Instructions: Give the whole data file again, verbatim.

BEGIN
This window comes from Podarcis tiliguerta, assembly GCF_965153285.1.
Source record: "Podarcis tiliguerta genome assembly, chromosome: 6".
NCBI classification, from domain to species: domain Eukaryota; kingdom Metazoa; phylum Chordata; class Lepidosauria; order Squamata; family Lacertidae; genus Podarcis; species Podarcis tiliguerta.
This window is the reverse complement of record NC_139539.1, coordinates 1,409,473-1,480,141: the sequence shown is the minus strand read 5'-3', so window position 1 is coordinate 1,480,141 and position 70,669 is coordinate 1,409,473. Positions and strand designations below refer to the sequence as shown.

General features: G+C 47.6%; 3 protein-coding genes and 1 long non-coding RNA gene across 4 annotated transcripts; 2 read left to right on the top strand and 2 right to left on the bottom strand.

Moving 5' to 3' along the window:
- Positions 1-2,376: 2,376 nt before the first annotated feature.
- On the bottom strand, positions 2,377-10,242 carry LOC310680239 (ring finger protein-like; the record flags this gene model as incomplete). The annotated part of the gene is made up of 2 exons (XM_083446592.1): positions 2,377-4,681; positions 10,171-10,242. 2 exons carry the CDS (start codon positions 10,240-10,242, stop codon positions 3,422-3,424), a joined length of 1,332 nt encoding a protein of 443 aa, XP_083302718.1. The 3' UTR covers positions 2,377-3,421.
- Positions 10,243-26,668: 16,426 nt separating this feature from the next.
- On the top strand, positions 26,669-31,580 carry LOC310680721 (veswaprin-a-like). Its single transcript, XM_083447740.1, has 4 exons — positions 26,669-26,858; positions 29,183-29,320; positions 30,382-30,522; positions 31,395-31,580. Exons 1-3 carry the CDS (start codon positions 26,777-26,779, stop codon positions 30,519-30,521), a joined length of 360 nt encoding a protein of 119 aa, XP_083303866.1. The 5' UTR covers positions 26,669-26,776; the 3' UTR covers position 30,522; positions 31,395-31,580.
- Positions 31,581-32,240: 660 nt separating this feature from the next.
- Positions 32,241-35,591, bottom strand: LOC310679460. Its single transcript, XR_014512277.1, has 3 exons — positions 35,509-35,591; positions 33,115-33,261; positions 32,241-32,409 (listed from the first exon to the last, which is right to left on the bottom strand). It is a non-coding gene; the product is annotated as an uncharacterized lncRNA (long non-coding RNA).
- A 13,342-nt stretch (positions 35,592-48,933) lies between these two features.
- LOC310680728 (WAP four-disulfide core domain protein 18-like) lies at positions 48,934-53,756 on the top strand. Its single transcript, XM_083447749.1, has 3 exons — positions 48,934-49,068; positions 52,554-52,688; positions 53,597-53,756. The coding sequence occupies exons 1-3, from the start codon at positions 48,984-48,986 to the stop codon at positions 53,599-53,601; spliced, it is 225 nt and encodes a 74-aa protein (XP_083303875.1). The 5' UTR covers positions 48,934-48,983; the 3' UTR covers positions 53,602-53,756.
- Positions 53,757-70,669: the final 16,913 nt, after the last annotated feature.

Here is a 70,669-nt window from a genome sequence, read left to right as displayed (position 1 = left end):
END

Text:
This window comes from Podarcis tiliguerta, assembly GCF_965153285.1.
Source record: "Podarcis tiliguerta genome assembly, chromosome: 6".
NCBI classification, from domain to species: domain Eukaryota; kingdom Metazoa; phylum Chordata; class Lepidosauria; order Squamata; family Lacertidae; genus Podarcis; species Podarcis tiliguerta.
This window is the reverse complement of record NC_139539.1, coordinates 1,409,473-1,480,141: the sequence shown is the minus strand read 5'-3', so window position 1 is coordinate 1,480,141 and position 70,669 is coordinate 1,409,473. Positions and strand designations below refer to the sequence as shown.

General features: G+C 47.6%; 3 protein-coding genes and 1 long non-coding RNA gene across 4 annotated transcripts; 2 read left to right on the top strand and 2 right to left on the bottom strand.

Moving 5' to 3' along the window:
- Positions 1-2,376: 2,376 nt before the first annotated feature.
- On the bottom strand, positions 2,377-10,242 carry LOC310680239 (ring finger protein-like; the record flags this gene model as incomplete). The annotated part of the gene is made up of 2 exons (XM_083446592.1): positions 2,377-4,681; positions 10,171-10,242. 2 exons carry the CDS (start codon positions 10,240-10,242, stop codon positions 3,422-3,424), a joined length of 1,332 nt encoding a protein of 443 aa, XP_083302718.1. The 3' UTR covers positions 2,377-3,421.
- Positions 10,243-26,668: 16,426 nt separating this feature from the next.
- On the top strand, positions 26,669-31,580 carry LOC310680721 (veswaprin-a-like). Its single transcript, XM_083447740.1, has 4 exons — positions 26,669-26,858; positions 29,183-29,320; positions 30,382-30,522; positions 31,395-31,580. Exons 1-3 carry the CDS (start codon positions 26,777-26,779, stop codon positions 30,519-30,521), a joined length of 360 nt encoding a protein of 119 aa, XP_083303866.1. The 5' UTR covers positions 26,669-26,776; the 3' UTR covers position 30,522; positions 31,395-31,580.
- Positions 31,581-32,240: 660 nt separating this feature from the next.
- Positions 32,241-35,591, bottom strand: LOC310679460. Its single transcript, XR_014512277.1, has 3 exons — positions 35,509-35,591; positions 33,115-33,261; positions 32,241-32,409 (listed from the first exon to the last, which is right to left on the bottom strand). It is a non-coding gene; the product is annotated as an uncharacterized lncRNA (long non-coding RNA).
- A 13,342-nt stretch (positions 35,592-48,933) lies between these two features.
- LOC310680728 (WAP four-disulfide core domain protein 18-like) lies at positions 48,934-53,756 on the top strand. Its single transcript, XM_083447749.1, has 3 exons — positions 48,934-49,068; positions 52,554-52,688; positions 53,597-53,756. The coding sequence occupies exons 1-3, from the start codon at positions 48,984-48,986 to the stop codon at positions 53,599-53,601; spliced, it is 225 nt and encodes a 74-aa protein (XP_083303875.1). The 5' UTR covers positions 48,934-48,983; the 3' UTR covers positions 53,602-53,756.
- Positions 53,757-70,669: the final 16,913 nt, after the last annotated feature.

Here is a 70,669-nt window from a genome sequence, read left to right as displayed (position 1 = left end):